The DBz Flat Top Duffle tail bag came in today; that’s another 2 pounds. (The DBz stuff is really light.) And I finally weighed the magnetic (heavy) tank bag I already had (and had never used because my Ducatis have either plastic or aluminum tanks); 5 pounds! So the 4 pound loss has turned into a 3 pound gain, and there’s not much more I can do without spending a lot of money, as in hundreds per pound. Better to lose some weight myself!

Test Run

6 Mar

I loaded up a 6’8″ in a canvas Julie Bag for a test ride. I cruised on up the the newly opened Deus Ex Machina on Venice and Lincoln to show the crew there what they had helped inspire. (There was an article on Deus in The Surfers Journal that showed one of their surf rack modified bikes.) I was surprised at the reaction. The moment I pulled up they all piled out to check it out. I showed them around the bike, making lame excuses for my prototype PVC mount for the front, but they seemed pretty stoked. They took some photos. Much better than this one of the DR back in my little garage, board in rack. How did it work. Excellent-ly. 😉

Yes, bad photo. But this isn't the right board bag, so the good shots will come later. You can see the PVC poking out under the nose. That's been painted black. The bungie up front attached to a tie wrap that goes through a small but convenient hole in the frame behind the triple clamp.

Board Support Up Front

6 Mar

A big concern has been how to support the front of the board and to keep it from hitting the front wheel or fender when turning, and to make sure it doesn’t get caught on the front brake cable. Since the racks are on the rear, they are only holding the back third of the surfboard, so wind and bumps will cause the front of the board to move around. Probably a lot. The DR650es has an oil cooler with a frame extension for protection. It’s a perfect place to mount some sort of stabilizer. For now, and maybe forever, I cobbled together a support piece out of PVC. Here’s the piece for mounting to the frame.

What's difficult to see here is how I cut the PVC to mount onto the frame tube.

Yes, working at night. I ended up putting a piece of neoprene between the PVC and the frame tube to keep the PVC from cracking and to give some shock absorption. Hose clamps are used to secure.

 

Surf Racks Mounted

6 Mar

Mounting the Carver surf rack to the Manracks tail rack was almost straightforward. As you can see in this pic, one bolt looks different from the other. The Carver rack mounting bolts are LONG, and would drill into the fender, so I replaced the left side bolt with a shorter one, about 3″. Not seen here is that I put a third bolt in the center. That one is even shorter. It’s a solid mount.

You can see that the Carver surf racks clear the DBz luggage racks nicely. That was a relief.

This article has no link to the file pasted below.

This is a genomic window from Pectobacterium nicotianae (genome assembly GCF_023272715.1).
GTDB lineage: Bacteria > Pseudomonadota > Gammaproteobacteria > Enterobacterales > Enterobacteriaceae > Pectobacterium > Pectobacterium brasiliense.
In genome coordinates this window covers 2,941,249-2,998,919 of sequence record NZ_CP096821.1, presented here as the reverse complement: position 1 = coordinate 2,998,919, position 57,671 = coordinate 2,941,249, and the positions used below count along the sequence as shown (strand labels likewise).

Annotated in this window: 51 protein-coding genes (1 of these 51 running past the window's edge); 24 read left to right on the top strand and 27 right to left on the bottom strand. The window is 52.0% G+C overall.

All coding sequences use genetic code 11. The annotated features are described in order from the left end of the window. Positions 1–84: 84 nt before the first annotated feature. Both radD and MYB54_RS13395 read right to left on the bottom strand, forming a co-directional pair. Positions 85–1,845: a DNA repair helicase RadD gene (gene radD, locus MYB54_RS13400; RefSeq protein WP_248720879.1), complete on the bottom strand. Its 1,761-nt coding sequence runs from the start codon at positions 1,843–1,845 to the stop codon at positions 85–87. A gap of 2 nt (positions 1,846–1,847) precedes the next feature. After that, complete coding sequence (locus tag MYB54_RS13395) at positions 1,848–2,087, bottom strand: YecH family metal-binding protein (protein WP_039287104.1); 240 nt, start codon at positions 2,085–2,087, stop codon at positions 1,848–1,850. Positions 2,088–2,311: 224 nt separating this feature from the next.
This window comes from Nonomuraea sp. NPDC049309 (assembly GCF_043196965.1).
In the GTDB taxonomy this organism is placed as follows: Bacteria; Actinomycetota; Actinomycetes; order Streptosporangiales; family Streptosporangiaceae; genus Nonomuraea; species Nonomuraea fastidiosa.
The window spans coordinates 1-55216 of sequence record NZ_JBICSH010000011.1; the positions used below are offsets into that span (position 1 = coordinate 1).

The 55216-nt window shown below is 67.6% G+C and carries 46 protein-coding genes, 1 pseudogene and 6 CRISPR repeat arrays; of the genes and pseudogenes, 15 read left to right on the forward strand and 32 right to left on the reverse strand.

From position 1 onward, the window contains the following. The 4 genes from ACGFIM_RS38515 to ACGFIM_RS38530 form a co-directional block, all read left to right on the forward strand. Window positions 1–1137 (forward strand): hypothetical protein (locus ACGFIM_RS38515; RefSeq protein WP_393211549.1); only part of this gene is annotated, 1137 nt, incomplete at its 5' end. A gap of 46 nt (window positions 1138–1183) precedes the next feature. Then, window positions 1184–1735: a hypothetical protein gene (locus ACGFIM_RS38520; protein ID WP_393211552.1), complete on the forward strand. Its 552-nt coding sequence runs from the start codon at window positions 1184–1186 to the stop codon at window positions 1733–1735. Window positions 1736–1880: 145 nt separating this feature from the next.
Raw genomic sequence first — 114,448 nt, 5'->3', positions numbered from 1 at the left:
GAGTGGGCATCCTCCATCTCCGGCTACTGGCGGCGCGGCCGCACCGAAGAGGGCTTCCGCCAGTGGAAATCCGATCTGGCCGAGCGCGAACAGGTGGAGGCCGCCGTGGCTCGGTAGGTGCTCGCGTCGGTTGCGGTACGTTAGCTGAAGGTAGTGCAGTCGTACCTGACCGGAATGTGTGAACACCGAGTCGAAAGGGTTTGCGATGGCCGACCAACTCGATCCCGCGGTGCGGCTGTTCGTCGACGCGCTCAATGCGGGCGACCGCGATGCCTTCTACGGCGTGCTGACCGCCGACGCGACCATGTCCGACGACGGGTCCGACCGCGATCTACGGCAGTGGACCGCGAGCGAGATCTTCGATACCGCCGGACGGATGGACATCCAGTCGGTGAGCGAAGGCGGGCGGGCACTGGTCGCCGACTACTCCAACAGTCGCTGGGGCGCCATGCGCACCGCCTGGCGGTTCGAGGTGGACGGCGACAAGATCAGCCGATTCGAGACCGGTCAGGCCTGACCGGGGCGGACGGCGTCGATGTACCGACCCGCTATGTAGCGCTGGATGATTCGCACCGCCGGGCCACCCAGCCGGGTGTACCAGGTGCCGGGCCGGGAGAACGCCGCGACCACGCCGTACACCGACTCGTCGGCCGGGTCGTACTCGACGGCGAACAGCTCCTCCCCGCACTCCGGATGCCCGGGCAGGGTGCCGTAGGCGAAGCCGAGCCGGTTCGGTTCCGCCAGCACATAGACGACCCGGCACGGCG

Carver Surf Racks

6 Mar

OK, down to the good stuff: Surf racks on a motorcycle. I checked Deus Ex Machina rack, but you can’t buy it without buying the motorcycle attached to it, and at this point they’re only doing street bikes. I also checked out the Surfer Peg rack, but again, it’s street oriented, and needs to attach to the frame. That’s not inherently bad, but it would require fabrication that I’m not quite interested in. Primarily, though, it’s the street focus that steered me away. I settled on the Carver Racks, even though they’re not for motorcycles – bicycles and scooters, but not motorcycles. What I liked, though, is that it could be bolted to the rear rack.

When putting the racks together I encountered a small problem: The rubber tubes were too long, so the pieces wouldn’t fit together without a bit of cutting. I called the guys at Carver in Hawaii. They were a bit surprised, but were good with the mod.

Moose Hand Guards

5 Mar

Another delicate area is the handlebars, especially the clutch and front brake levers. Even a parking lot tip-over can break a lever, so a fall in rocks out in the Baja boonies would be worse. So hand guards are in order. Tons of online research yielded nothing but concern about finding myself having to do a bunch of handlebar cutting, buying new levers, and all sorts of make-it-fit stuff, because everywhere I looked I read about problems with the installation. I found the fewest problems with the Moose guards, so I went with those. Actually, the problems were few. Just the usual make-it-fit stuff. The one real problem was the clutch lever not fitting inside the guard. (The brake lever would have had the same problem, but the previous owner bent it in his fall. Convenient for me.) That was solved with a hacksaw. And I saved an ounce or so!

Not an elegant fix, but it works, and I can clean it up later.